Remember the fear of a flu outbreak over the holidays? It didn’t happen, says the CDC

Before the holidays, there was fear in some medical circles about it Eid gatherings Among millions upon millions of families across America that would lead to a serious increase in respiratory disease.

Now, new US government data suggests that was not the case.

On Friday, the Centers for Disease Control and Prevention (CDC) reported that visits to doctors’ offices for influenza-like illnesses It fell for the sixth week in a row.

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“Seasonal influenza activity continues but is declining in most areas,” the CDC wrote on its website.

The CDC also said that reports of RSV, a common cause of cold-like symptoms that can be serious for babies And the old ones, they also fell.

Doctors were concerned ahead of the holiday that winter gatherings could lead to a surge in cases of influenza, RSV and COVID.

Doctors were concerned ahead of the holiday that winter gatherings could lead to a surge in cases of influenza, RSV and COVID.
(iStock)

In the fall, when influenza and RSV cases soared and overloaded pediatric emergency rooms, some doctors feared that winter might be coming. The so-called triple from influenza, RSV and COVID-19.

They worried that holiday gatherings might be the spark. But it didn’t seem to happen.

Hospitalizations for RSV have been declining since November — and hospitalizations have fallen, too.

“Right now, everything just keeps getting worse,” said Lynette Brammer of the Centers for Disease Control and Prevention.

She leads the government agency’s tracking of influenza in the United States, according to the Associated Press.

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Hospitalizations for RSV have been declining since November — and hospitalizations have fallen, too.

Fox News medical contributor Dr. Mark Siegel told Fox News Digital Saturday morning that he agreed that “there’s been some immune shutdown” recently for several reasons, including the recent “vicious lockdowns” in Australia.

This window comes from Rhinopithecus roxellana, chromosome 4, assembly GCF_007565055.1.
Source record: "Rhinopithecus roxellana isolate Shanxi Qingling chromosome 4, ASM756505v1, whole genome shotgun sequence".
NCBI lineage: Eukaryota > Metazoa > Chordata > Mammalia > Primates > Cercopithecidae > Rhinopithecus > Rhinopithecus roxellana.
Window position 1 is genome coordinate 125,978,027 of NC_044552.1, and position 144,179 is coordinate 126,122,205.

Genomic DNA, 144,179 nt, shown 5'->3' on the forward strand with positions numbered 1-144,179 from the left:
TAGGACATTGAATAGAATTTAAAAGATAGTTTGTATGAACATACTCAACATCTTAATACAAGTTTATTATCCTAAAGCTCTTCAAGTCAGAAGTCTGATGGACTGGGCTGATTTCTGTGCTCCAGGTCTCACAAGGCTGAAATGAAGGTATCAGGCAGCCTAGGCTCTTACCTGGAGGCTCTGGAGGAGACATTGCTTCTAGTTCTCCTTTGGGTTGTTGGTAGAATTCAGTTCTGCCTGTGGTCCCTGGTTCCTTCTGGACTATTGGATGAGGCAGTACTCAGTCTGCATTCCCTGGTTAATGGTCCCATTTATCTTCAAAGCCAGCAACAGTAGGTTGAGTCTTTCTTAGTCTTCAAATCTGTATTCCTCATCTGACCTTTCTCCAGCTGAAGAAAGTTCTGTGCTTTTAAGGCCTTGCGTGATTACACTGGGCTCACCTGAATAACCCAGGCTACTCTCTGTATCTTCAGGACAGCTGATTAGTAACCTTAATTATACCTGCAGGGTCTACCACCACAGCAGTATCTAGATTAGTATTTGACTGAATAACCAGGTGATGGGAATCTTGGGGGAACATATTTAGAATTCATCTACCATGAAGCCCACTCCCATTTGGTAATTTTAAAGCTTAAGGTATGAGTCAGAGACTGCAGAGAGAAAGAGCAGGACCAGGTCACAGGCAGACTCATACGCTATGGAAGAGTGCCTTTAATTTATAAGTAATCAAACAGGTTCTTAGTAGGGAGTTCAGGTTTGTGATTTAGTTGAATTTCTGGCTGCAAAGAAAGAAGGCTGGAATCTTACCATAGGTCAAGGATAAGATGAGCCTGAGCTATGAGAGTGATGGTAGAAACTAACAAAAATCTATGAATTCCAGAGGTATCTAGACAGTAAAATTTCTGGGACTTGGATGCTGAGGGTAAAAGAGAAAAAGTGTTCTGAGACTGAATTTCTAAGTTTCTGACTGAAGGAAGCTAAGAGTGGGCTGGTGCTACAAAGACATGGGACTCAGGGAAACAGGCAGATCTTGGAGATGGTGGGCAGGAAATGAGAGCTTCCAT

This does not mean that some people did not get sick. Lots of families She mentioned that one or more of her members came up with something during the holidays after group get-togethers.

Some doctors say patient traffic is declining for now, while some still wonder and worry about what sub-variants of the COVID-19 omicron might bring.

Some doctors say patient traffic is declining for now, while some still wonder and worry about what sub-variants of the COVID-19 omicron might bring.
(iStock)

The Associated Press reports that the situation is uneven across the country – with some areas seeing more disease than others.

But some doctors say the movement of patients is declining.

“It really relaxed things, to a great extent,” Dr. Ethan Weiner, MD, a pediatrician at Hassenfeld Children’s Hospital at NYU Langone in New York Cityhe told the Associated Press.

There was an increase in COVID-19 traffic in St. Louis Children’s in December, one of the doctors said. But he said the situation was not the same as a year ago.

Dr. Jason Newland, MD, a pediatric infectious disease physician at St. Louis Children’s Hospital in Missouri, He also told the outlet that it has “slowed down dramatically.”

Newland said he wasn’t surprised that influenza and RSV have continued to drop in recent weeks — but added, “The question is what will COVID do?”

COVID-19 hospital admissions rose through December, including the week after Christmas, the Centers for Disease Control and Prevention said.

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One set of CDC data appears to show it starting to trend lower after New Year’s, though a spokeswoman for the agency noted that another number indicates a slight increase as of last week.